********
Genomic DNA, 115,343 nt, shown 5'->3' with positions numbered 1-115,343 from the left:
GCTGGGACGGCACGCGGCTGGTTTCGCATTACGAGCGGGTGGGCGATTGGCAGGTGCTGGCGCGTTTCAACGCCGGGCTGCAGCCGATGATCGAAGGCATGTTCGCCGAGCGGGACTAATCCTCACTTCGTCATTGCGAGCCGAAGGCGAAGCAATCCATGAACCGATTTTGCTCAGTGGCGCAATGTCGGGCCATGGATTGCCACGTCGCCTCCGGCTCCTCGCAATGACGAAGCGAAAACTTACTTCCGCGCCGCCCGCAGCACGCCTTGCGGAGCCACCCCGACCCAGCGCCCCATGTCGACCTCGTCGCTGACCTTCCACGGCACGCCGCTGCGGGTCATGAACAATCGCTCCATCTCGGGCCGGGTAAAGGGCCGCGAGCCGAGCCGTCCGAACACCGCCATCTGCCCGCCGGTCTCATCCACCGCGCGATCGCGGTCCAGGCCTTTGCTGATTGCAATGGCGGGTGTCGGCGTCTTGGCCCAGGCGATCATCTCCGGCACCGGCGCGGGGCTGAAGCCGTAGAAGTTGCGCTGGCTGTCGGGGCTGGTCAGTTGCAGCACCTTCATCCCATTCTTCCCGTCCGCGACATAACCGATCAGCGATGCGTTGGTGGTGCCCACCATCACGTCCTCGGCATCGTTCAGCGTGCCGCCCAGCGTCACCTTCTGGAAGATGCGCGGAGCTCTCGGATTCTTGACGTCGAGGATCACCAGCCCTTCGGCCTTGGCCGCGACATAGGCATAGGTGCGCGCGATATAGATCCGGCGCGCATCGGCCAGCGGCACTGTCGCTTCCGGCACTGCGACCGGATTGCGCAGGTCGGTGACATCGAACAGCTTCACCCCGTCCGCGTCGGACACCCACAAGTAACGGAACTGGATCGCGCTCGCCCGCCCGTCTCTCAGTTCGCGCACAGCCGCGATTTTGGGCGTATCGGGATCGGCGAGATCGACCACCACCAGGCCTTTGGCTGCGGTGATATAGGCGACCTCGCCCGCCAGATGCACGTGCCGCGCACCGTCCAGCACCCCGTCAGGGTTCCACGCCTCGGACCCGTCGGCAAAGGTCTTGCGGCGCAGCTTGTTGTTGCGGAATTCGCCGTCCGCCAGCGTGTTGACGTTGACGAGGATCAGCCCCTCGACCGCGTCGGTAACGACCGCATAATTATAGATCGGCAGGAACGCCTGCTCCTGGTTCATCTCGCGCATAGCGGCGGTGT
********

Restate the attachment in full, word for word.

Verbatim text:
Genomic DNA, 115,343 nt, shown 5'->3' with positions numbered 1-115,343 from the left:
GCTGGGACGGCACGCGGCTGGTTTCGCATTACGAGCGGGTGGGCGATTGGCAGGTGCTGGCGCGTTTCAACGCCGGGCTGCAGCCGATGATCGAAGGCATGTTCGCCGAGCGGGACTAATCCTCACTTCGTCATTGCGAGCCGAAGGCGAAGCAATCCATGAACCGATTTTGCTCAGTGGCGCAATGTCGGGCCATGGATTGCCACGTCGCCTCCGGCTCCTCGCAATGACGAAGCGAAAACTTACTTCCGCGCCGCCCGCAGCACGCCTTGCGGAGCCACCCCGACCCAGCGCCCCATGTCGACCTCGTCGCTGACCTTCCACGGCACGCCGCTGCGGGTCATGAACAATCGCTCCATCTCGGGCCGGGTAAAGGGCCGCGAGCCGAGCCGTCCGAACACCGCCATCTGCCCGCCGGTCTCATCCACCGCGCGATCGCGGTCCAGGCCTTTGCTGATTGCAATGGCGGGTGTCGGCGTCTTGGCCCAGGCGATCATCTCCGGCACCGGCGCGGGGCTGAAGCCGTAGAAGTTGCGCTGGCTGTCGGGGCTGGTCAGTTGCAGCACCTTCATCCCATTCTTCCCGTCCGCGACATAACCGATCAGCGATGCGTTGGTGGTGCCCACCATCACGTCCTCGGCATCGTTCAGCGTGCCGCCCAGCGTCACCTTCTGGAAGATGCGCGGAGCTCTCGGATTCTTGACGTCGAGGATCACCAGCCCTTCGGCCTTGGCCGCGACATAGGCATAGGTGCGCGCGATATAGATCCGGCGCGCATCGGCCAGCGGCACTGTCGCTTCCGGCACTGCGACCGGATTGCGCAGGTCGGTGACATCGAACAGCTTCACCCCGTCCGCGTCGGACACCCACAAGTAACGGAACTGGATCGCGCTCGCCCGCCCGTCTCTCAGTTCGCGCACAGCCGCGATTTTGGGCGTATCGGGATCGGCGAGATCGACCACCACCAGGCCTTTGGCTGCGGTGATATAGGCGACCTCGCCCGCCAGATGCACGTGCCGCGCACCGTCCAGCACCCCGTCAGGGTTCCACGCCTCGGACCCGTCGGCAAAGGTCTTGCGGCGCAGCTTGTTGTTGCGGAATTCGCCGTCCGCCAGCGTGTTGACGTTGACGAGGATCAGCCCCTCGACCGCGTCGGTAACGACCGCATAATTATAGATCGGCAGGAACGCCTGCTCCTGGTTCATCTCGCGCATAGCGGCGGTGT